1 Chronicles 29:13-17 [13]And now we thank you, our God, and praise your glorious name. [14]"But who am I, and what is my people, that we should be able thus to offer willingly? For all things come from you, and of your own have we given you. [15]For we are strangers before you and sojourners, as all our fathers were. Our days on the earth are like a shadow, and there is no abiding. [16]O LORD our God, all this abundance that we have provided for building you a house for your holy name comes from your hand and is all your own. [17]I know, my God, that you test the heart and have pleasure in uprightness. In the uprightness of my heart I have freely offered all these things, and now I have seen your people, who are present here, offering freely and joyously to you. (ESV)

First Chronicles 29:13 is the topic sentence of this section. It contains three common worship phrases that fill the Psalms of Israel: our God (אֱלֹהֵינוּ, ĕlōhênû; 48 times, Ps 18:32; 20:8; 42:4, 11; 95:7; 99:5; 105:7; 115:2–3; 145:1; 147:1), thank you/give thanks (ידה, ydh; 67 times, Ps 7:17; 9:1; 18:49; 35:18; 75:1; 105:1; 106:1; 107:1; 118:1; 136:1–3), and praise (הלל, hll; 94 times, including Ps 22:22–23; 69:30, 34; 105:45; 106:1; 107:1; 111:1; 112:1; 113:1; 135:1; 145:2–3; 146:1–2). God’s gifts to Israel enable their gifts to him.

The contrast between verses 13 and 14 is important. The verbs “thank” and “praise” are participles which suggest the ongoing nature of the action, that is, “Here we are thanking and praising [you] … but — and the word is strongly emphasized — what is our status before God?” (ACKROYD, 94). It is a contrast between divine greatness and human frailty.

First Chronicles 29:14–17 supports the thanksgiving of 1 Chronicles 29:13. The first part emphasizes human dependence (1 Chr 29:14–16) while the second stresses integrity (1 Chr 29:17). Thanksgiving comes from the recognition that everything comes from God’s hand as it reads in verse 14: "all things come from you" (1 Chr 29:14, 16). The generosity of the people is dependent upon God’s generosity: Who am I, and what is/who are my people, that we should be able thus to offer/give willingly/generously as this? Generosity does not flow from pride, but from humility. It flows from dependency, not self-sufficiency. It is a great encouragement to every reader that the God who possesses everything also gives freely to everyone (Selman, M. J. (1994). Vol. 10: 1 Chronicles: An Introduction and Commentary. Tyndale Old Testament Commentaries (269). Downers Grove, IL: InterVarsity Press.).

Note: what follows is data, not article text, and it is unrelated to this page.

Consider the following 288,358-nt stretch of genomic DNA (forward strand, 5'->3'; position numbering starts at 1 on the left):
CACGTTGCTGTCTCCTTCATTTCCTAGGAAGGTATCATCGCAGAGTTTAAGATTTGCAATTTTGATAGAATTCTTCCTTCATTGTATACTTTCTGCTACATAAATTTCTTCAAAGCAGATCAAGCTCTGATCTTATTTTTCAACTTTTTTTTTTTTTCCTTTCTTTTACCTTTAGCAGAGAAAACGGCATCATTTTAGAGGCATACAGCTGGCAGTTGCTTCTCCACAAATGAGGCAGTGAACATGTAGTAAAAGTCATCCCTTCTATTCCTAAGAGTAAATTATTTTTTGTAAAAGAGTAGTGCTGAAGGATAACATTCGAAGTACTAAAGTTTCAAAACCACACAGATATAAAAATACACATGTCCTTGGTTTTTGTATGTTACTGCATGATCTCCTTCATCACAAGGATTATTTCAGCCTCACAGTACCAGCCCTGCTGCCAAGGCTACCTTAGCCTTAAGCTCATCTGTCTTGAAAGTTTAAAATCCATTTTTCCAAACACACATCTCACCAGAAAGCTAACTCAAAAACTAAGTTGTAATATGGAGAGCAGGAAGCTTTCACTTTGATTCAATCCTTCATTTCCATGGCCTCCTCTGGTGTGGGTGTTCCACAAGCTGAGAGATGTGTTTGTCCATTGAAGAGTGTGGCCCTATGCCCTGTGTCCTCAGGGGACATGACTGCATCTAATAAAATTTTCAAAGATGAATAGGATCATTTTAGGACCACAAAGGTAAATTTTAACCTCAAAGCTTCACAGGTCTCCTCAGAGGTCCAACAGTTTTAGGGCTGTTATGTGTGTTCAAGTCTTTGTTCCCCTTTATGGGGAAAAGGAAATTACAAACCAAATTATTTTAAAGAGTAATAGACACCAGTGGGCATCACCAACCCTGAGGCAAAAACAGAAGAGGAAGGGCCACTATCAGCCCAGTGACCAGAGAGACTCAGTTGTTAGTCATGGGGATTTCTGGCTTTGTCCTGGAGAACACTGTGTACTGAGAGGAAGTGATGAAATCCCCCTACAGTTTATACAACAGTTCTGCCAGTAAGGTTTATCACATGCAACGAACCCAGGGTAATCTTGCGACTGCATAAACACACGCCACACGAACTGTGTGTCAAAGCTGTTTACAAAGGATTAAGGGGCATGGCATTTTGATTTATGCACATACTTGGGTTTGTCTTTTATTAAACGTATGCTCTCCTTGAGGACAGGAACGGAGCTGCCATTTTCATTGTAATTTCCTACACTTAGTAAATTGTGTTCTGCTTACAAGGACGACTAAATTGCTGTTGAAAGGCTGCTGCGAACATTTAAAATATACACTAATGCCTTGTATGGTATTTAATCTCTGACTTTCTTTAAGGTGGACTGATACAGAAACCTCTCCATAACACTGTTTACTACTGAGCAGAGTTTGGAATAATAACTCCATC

Quote: Is not the very notion of giving to God, the giver of all, an absurdity? C. S. Lewis verbalized this problem well: “It is like a small child going to its father and saying, “Daddy, give me sixpence to buy you a birthday present.” Of course, the father does and is pleased with the child’s present. It is all very nice and proper, but only an idiot would think that the father is sixpence to the good in the transaction.” (C. S. Lewis, Mere Christianity (New York: MacMillan, 1952), pp. 110f.)

• We cannot give God anything that is not in a sense His already. Paul asked a humbling question in 1 Corinthians 4:7: “What do you have that you did not receive?” (Allen, L., & Ogilvie, L. J. (1987). Vol. 10: 1, 2 Chronicles. The Preacher’s Commentary Series (175–176). Nashville, TN: Thomas Nelson Inc.)

Just as “father Israel” in verse 10 recalled Israel’s patriarchal heritage, so does the language of strangers and sojourners/aliens in verse 15 (Gen 23:4; also 17:8; 21:23). David asserts that life on earth is transitory and even nomadic. Only when a person becomes conscious of his or her place within the care and blessing of a sovereign God does life become more than a shadow. Suddenly the hope of a future with God illuminates that person’s journey on this earth (see Heb. 11:13–16; 13:14) (Radmacher, E. D., Allen, R. B., & House, H. W. (1997). The Nelson Study Bible: New King James Version (1 Ch 29:15). Nashville: T. Nelson Publishers.).

Please turn to 1 Peter 2

This was the plight of Israel’s fathers/forefathers, and Israel continues its pilgrimage. This seems a bit odd now that Israel has territorial integrity. How can Israel still be an alien and stranger? Israel sojourns among the nations as God’s people. It is a spiritual pilgrimage. Israel has always had a sojourner status before God, and the allusion to the brevity of life confirms this. Israel’s privilege to worship Yahweh is not based on right, but on grace” (Estes, 47). Israel’s presence in the land, the kingdom of David, the gifts to the temple, and everything that Israel has is a demonstration of God’s graciousness. Israel has no claim other than the promise of God. They are “aliens and strangers.” Further, the postexilic community, who felt like aliens and strangers in their own land, gained confidence from this graciousness. Their status before God does not depend on temple, king, or land, but upon God’s grace. Christians are also “aliens and strangers” (1 Pet 2:11) in the world. The sojourning of the previous generation of Israel begins to be viewed also as a paradigm for the life of the believer on the earth.”